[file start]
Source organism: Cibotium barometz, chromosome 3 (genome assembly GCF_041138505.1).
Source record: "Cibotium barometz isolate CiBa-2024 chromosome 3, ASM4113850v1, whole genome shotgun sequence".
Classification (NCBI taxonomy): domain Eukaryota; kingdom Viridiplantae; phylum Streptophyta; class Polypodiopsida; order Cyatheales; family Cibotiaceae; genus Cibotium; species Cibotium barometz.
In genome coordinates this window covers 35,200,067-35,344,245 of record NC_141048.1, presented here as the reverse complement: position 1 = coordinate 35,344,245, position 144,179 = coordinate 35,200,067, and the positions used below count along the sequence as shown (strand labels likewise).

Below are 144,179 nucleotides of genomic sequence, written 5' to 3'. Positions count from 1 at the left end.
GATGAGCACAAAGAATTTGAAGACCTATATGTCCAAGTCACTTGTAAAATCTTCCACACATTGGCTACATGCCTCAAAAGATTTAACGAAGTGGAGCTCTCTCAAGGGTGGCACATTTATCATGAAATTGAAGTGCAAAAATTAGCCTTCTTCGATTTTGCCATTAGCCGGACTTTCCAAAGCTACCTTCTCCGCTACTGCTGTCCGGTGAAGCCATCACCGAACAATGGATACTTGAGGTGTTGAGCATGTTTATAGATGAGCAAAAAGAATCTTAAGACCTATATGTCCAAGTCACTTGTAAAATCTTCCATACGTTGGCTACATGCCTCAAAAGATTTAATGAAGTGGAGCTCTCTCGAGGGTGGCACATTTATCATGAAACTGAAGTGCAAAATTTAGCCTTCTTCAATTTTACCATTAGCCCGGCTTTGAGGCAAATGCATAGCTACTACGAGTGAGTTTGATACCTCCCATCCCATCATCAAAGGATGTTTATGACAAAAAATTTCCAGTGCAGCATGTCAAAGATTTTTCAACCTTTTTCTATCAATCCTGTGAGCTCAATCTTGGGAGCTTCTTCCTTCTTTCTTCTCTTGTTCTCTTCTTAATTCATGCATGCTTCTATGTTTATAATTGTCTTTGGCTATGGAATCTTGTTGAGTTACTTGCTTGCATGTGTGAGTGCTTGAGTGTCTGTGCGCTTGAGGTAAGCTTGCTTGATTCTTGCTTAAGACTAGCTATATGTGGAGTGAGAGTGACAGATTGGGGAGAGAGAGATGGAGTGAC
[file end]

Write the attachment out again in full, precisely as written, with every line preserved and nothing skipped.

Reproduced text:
Source organism: Cibotium barometz, chromosome 3 (genome assembly GCF_041138505.1).
Source record: "Cibotium barometz isolate CiBa-2024 chromosome 3, ASM4113850v1, whole genome shotgun sequence".
Classification (NCBI taxonomy): domain Eukaryota; kingdom Viridiplantae; phylum Streptophyta; class Polypodiopsida; order Cyatheales; family Cibotiaceae; genus Cibotium; species Cibotium barometz.
In genome coordinates this window covers 35,200,067-35,344,245 of record NC_141048.1, presented here as the reverse complement: position 1 = coordinate 35,344,245, position 144,179 = coordinate 35,200,067, and the positions used below count along the sequence as shown (strand labels likewise).

Below are 144,179 nucleotides of genomic sequence, written 5' to 3'. Positions count from 1 at the left end.
GATGAGCACAAAGAATTTGAAGACCTATATGTCCAAGTCACTTGTAAAATCTTCCACACATTGGCTACATGCCTCAAAAGATTTAACGAAGTGGAGCTCTCTCAAGGGTGGCACATTTATCATGAAATTGAAGTGCAAAAATTAGCCTTCTTCGATTTTGCCATTAGCCGGACTTTCCAAAGCTACCTTCTCCGCTACTGCTGTCCGGTGAAGCCATCACCGAACAATGGATACTTGAGGTGTTGAGCATGTTTATAGATGAGCAAAAAGAATCTTAAGACCTATATGTCCAAGTCACTTGTAAAATCTTCCATACGTTGGCTACATGCCTCAAAAGATTTAATGAAGTGGAGCTCTCTCGAGGGTGGCACATTTATCATGAAACTGAAGTGCAAAATTTAGCCTTCTTCAATTTTACCATTAGCCCGGCTTTGAGGCAAATGCATAGCTACTACGAGTGAGTTTGATACCTCCCATCCCATCATCAAAGGATGTTTATGACAAAAAATTTCCAGTGCAGCATGTCAAAGATTTTTCAACCTTTTTCTATCAATCCTGTGAGCTCAATCTTGGGAGCTTCTTCCTTCTTTCTTCTCTTGTTCTCTTCTTAATTCATGCATGCTTCTATGTTTATAATTGTCTTTGGCTATGGAATCTTGTTGAGTTACTTGCTTGCATGTGTGAGTGCTTGAGTGTCTGTGCGCTTGAGGTAAGCTTGCTTGATTCTTGCTTAAGACTAGCTATATGTGGAGTGAGAGTGACAGATTGGGGAGAGAGAGATGGAGTGAC